CNBC reported last month that Mexico is working to reduce its economic dependence on the United States in a move that is expected to make Latin America’s second-largest economy even stronger over the coming years. Outgoing Mexican President Felipe Calderon cited weak economic growth in the U.S. over recent months as the main reason for the shift.
“We are expecting very low growth and recovery in the American society and economy,” Calderon told CNBC. “We need to be prepared and that is why Mexico is looking for new markets and we’re trying to reduce our dependency on the United States.”
Mexico is currently the third largest trading partner for the U.S. and shipped nearly 80 percent of its goods across the country’s northern border in 2011. Despite this strong partnership,there is little doubt that Mexico’s economy is tied to the performance of the U.S. economy,which shrank by more than 6.5 percent in 2009 due to fallout from the global financial crisis.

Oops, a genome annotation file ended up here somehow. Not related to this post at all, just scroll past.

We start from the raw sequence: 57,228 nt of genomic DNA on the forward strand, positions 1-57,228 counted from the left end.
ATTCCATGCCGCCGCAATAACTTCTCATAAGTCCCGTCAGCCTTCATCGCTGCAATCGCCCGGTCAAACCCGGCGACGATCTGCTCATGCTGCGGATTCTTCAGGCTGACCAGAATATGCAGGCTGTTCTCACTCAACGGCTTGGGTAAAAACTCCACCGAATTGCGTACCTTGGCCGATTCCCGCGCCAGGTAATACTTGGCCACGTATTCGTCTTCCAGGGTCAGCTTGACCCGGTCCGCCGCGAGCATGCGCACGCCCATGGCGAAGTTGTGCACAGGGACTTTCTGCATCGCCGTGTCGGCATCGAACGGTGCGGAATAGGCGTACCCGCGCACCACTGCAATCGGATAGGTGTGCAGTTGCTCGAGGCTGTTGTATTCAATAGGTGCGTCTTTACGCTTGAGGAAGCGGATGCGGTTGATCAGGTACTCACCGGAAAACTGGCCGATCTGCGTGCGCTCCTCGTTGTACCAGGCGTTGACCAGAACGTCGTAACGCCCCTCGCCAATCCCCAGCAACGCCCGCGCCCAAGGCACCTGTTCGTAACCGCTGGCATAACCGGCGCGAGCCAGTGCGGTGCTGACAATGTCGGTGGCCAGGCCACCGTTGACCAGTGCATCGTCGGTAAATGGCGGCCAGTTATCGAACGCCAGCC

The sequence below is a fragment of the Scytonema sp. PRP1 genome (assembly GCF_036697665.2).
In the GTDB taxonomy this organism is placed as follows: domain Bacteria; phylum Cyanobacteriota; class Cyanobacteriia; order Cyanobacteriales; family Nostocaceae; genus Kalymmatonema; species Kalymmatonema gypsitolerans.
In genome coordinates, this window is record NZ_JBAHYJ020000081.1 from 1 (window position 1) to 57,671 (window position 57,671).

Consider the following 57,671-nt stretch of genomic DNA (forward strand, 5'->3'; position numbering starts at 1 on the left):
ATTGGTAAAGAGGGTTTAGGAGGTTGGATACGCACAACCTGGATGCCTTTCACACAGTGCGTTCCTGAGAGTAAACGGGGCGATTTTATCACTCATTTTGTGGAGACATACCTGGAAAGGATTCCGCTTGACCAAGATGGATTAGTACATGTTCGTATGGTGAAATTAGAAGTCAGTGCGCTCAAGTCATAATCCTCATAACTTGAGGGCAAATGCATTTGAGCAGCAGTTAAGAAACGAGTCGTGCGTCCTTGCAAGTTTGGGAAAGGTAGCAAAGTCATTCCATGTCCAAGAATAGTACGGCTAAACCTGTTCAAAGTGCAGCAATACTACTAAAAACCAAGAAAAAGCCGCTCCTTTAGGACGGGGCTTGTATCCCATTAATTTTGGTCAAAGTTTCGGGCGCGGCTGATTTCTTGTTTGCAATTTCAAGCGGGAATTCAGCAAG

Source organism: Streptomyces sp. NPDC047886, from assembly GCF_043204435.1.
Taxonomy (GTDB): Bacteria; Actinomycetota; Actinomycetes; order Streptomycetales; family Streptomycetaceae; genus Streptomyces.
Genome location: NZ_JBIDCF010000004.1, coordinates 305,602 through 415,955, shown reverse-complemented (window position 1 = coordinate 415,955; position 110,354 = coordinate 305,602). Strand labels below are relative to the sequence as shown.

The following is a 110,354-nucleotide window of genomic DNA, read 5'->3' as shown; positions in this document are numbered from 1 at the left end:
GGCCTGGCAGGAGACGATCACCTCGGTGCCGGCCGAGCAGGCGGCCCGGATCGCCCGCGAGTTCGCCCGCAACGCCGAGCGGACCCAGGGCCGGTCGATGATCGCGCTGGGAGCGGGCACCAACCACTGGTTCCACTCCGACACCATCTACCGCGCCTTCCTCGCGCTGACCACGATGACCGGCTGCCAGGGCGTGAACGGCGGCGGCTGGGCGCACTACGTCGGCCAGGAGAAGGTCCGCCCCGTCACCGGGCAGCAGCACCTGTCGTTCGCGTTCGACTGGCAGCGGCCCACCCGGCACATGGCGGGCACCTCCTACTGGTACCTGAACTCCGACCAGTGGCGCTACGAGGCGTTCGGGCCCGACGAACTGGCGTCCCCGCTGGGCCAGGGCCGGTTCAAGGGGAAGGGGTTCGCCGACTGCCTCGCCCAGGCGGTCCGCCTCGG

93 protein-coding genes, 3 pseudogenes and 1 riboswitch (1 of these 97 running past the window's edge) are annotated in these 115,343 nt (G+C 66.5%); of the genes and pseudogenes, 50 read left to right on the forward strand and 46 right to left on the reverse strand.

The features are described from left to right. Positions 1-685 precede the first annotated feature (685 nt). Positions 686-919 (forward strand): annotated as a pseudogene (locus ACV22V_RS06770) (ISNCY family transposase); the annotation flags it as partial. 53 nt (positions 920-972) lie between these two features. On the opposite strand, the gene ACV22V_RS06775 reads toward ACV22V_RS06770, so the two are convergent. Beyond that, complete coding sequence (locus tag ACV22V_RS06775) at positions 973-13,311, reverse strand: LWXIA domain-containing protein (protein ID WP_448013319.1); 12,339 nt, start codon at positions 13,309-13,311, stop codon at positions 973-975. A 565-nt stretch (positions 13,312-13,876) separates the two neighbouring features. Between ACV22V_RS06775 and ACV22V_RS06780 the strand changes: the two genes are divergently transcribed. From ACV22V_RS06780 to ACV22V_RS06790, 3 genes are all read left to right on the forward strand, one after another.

“The Mexican economy is linked with the American economy,” Calderon stated. “However,our strategy is to diversify our relationship. In that sense,we’re looking to do business with Europe,we’re looking to do business and trade with Asia… I know that we are able to connect directly our economy with powerful economies here in Asia.”
In addition to exploring ways to increase trade with Europe and Asia,Mexico is also working on a variety of reforms within its own borders,including reducing tariffs and a variety of other red tape,and investing in Mexico real estate infrastructure to promote private investment throughout the country.
According to the CNBC report,Mexico received an impressive $4.37 billion in foreign direct investment during the first quarter of 2012 and the U.S. accounted for 37.3 percent of this inflow,followed by Spain at 28.7 percent and Luxembourg at 9.1 percent.